Whole Food Yeast Fermentate’s Effects on Constipation Symptoms, Gastrointestinal Discomfort and the Gut Microbiome

Key Topics: Digestive Health
October 31, 2017 • 5 min read
Summary

A study aimed to investigate the gut health effects of yeast fermentate in a healthy population with GI discomfort and reduced bowel movements.

A summary of Pinheiro, I., et al (2017). A yeast fermentate improves gastrointestinal discomfort and constipation by modulation of the gut microbiome: results from a randomized double-blind placebo-controlled pilot trial. BMC Complement Altern Med 17 (1), 441.

Summary

The aim of the study was to investigate the gut health effects of yeast fermentate in a healthy population with symptoms of gastrointestinal (GI) discomfort and reduced bowel movements1. This study helped to confirm previous published in vitro2,3 and animal4 studies demonstrating yeast fermentate’s gastrointestinal and prebiotic benefits at only 500 mg dose. Results include:

  • Statistically significant reduction in gastrointestinal discomfort compared to placebo.
  • Statistically significant improvement in stool consistency compared to placebo.
  • Statistically significant decrease in Firmicutes with a relative increase in Bacteroidetes when compared to placebo which leads to a decrease the Firmicutes/Bacterioetes (F/B) ratio.
  • Statistically significant increase in Bacteroides and Prevotella when compared to placebo may link yeast fermentate’s microbiome modulation to improved consistency and frequency of stools.
  • Statistically significant improvement in Quality of Life validated questionnaire found within yeast fermentate group, but not in placebo group include:
    • Physical Discomfort
    • Psychosocial Discomfort
    • Satisfaction
  • Significant improvement in Perceived Stress validated questionnaire within both the yeast fermentate total cohort and severe subgroup, but not within the placebo groups.
  • Strong trend for improvement in stool frequency compared to placebo.

Introduction

Constipation and symptoms of gastrointestinal (GI) discomfort such as bloating are common among otherwise healthy individuals. Despite the recognized contribution of the gut microbiome to this pathology, little is known about which groups of microorganisms play a role in GI discomfort.

The bulk of current clinical science performed on Yeast fermentate showed significant immune health benefits5,6,7,8,9,10. It was postulated that these immune benefits occur primarily through yeast fermentate ’s interaction with the gut. In fact, an in vitro study indicated that yeast fermentate has prebiotic-like properties by increasing total Short Chain Fatty Acids (SCFAs), while shifting the pattern of SCFA composition to produce more butyrate2. Further experiments revealed that yeast fermentate modified the total gut flora and affected what type of bacteria adhered to the simulated gut wall3. There was a trend for increased adherence of Lactobacilli species and a trend for decreased adherence of Clostridia species3.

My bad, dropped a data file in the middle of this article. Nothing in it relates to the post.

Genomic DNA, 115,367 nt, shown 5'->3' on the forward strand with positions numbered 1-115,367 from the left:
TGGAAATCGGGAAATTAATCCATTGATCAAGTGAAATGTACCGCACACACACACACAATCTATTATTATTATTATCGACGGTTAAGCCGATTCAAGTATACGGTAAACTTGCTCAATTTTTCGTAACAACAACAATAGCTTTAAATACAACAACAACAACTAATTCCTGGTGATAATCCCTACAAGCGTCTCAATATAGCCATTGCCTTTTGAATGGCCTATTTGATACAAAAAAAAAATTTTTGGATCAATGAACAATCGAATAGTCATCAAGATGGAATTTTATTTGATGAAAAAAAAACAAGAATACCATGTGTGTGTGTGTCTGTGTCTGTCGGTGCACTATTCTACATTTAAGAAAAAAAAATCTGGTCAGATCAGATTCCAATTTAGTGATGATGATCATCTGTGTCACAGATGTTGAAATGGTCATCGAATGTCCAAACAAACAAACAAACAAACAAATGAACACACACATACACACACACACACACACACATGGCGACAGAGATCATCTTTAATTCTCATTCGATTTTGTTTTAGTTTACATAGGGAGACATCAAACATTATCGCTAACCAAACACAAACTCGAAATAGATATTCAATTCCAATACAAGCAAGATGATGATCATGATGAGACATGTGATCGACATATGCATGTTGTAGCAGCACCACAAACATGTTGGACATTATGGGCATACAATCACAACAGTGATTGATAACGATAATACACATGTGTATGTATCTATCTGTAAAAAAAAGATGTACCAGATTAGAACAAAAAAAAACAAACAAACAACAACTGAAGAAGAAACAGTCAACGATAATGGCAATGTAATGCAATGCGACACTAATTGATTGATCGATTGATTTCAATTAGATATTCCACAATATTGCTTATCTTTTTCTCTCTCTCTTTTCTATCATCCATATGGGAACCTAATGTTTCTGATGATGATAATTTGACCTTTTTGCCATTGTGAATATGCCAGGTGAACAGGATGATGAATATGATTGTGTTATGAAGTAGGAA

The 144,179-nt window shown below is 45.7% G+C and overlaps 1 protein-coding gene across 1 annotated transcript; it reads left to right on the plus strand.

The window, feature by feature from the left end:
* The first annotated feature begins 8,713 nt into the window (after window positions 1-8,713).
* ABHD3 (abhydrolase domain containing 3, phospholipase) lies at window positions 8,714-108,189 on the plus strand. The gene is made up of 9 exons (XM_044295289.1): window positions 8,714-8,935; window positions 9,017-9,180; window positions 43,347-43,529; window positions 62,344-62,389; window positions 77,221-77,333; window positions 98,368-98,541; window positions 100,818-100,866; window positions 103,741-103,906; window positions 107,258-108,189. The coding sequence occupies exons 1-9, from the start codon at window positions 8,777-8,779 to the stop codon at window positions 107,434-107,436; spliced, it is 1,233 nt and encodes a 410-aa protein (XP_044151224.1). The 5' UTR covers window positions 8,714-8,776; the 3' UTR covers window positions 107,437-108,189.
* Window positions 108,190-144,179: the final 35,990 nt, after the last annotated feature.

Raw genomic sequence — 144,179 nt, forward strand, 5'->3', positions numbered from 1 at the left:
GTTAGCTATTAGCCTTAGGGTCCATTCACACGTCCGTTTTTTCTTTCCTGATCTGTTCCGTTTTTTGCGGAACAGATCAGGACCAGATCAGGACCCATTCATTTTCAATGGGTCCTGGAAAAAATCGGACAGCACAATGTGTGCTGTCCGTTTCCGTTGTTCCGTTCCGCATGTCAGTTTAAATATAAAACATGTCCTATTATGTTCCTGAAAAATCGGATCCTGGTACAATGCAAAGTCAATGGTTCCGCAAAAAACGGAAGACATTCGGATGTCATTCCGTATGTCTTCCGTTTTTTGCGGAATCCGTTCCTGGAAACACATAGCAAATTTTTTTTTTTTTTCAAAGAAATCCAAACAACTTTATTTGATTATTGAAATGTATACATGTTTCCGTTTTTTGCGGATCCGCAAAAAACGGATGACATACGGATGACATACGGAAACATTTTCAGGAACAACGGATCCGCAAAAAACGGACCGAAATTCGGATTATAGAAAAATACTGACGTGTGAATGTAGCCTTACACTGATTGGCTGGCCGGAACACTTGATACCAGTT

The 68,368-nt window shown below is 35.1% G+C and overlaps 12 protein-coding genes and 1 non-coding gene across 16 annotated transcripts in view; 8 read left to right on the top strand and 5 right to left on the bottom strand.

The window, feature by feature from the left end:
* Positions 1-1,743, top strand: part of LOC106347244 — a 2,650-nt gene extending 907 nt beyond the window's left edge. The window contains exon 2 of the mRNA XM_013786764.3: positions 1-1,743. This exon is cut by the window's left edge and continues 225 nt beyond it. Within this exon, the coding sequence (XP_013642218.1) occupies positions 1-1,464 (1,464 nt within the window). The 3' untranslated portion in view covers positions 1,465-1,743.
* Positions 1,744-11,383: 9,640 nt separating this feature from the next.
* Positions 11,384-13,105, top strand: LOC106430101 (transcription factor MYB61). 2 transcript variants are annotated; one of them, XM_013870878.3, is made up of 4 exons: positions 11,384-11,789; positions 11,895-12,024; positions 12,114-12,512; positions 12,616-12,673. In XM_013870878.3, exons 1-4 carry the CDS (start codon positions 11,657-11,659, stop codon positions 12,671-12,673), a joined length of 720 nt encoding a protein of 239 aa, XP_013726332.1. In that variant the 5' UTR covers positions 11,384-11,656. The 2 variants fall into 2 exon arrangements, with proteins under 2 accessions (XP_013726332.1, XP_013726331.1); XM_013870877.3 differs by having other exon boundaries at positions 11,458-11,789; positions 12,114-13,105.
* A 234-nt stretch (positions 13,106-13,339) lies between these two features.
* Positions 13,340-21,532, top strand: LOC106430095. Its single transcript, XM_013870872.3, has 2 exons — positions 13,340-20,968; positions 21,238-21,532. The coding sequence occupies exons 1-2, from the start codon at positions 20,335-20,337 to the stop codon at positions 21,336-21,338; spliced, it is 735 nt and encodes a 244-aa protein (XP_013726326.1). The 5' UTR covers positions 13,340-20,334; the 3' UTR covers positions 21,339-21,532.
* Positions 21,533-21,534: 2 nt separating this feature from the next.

In addition, animal models showed yeast fermentate maintained integrity of healthy gut morphology in terms of villus height and total mucosal thickness when the animals were exposed to heat stress4. The yeast fermentate treated animals also had reduced lipopolysaccharide (LPS) endotoxin leakage from the gut into the circulatory system4.

Those results prompted the study summarized here: a human clinical trial on healthy subjects with mild constipation symptoms. The primary endpoints included constipation symptoms such as frequency, consistency and GI discomfort, while secondary endpoints included modulation of the gut microbiome.

Methods

Using a double-blinded, placebo-controlled parallel design, 80 healthy subjects with symptoms of gastrointestinal discomfort and constipation were equally allocated to one of two trial arms: placebo or 500 mg yeast fermentate. There was a two-week run-in phase followed by a six-week intervention phase. Randomization was done in a stratified manner according symptom severity, resulting in two subgroups of patients: severe (n=55) and moderate (n=25). Results are given for the total cohort as well as the severe and moderate subgroups.

Primary Endpoints: GI discomfort and quality of life parameters were measured using three different instruments: a GI symptoms diary and two validated quality of life questionnaires, the Patient Assessment of Constipation Quality of Life (PAC-QOL) and Perceived Stress Scale (PSS) questionnaires.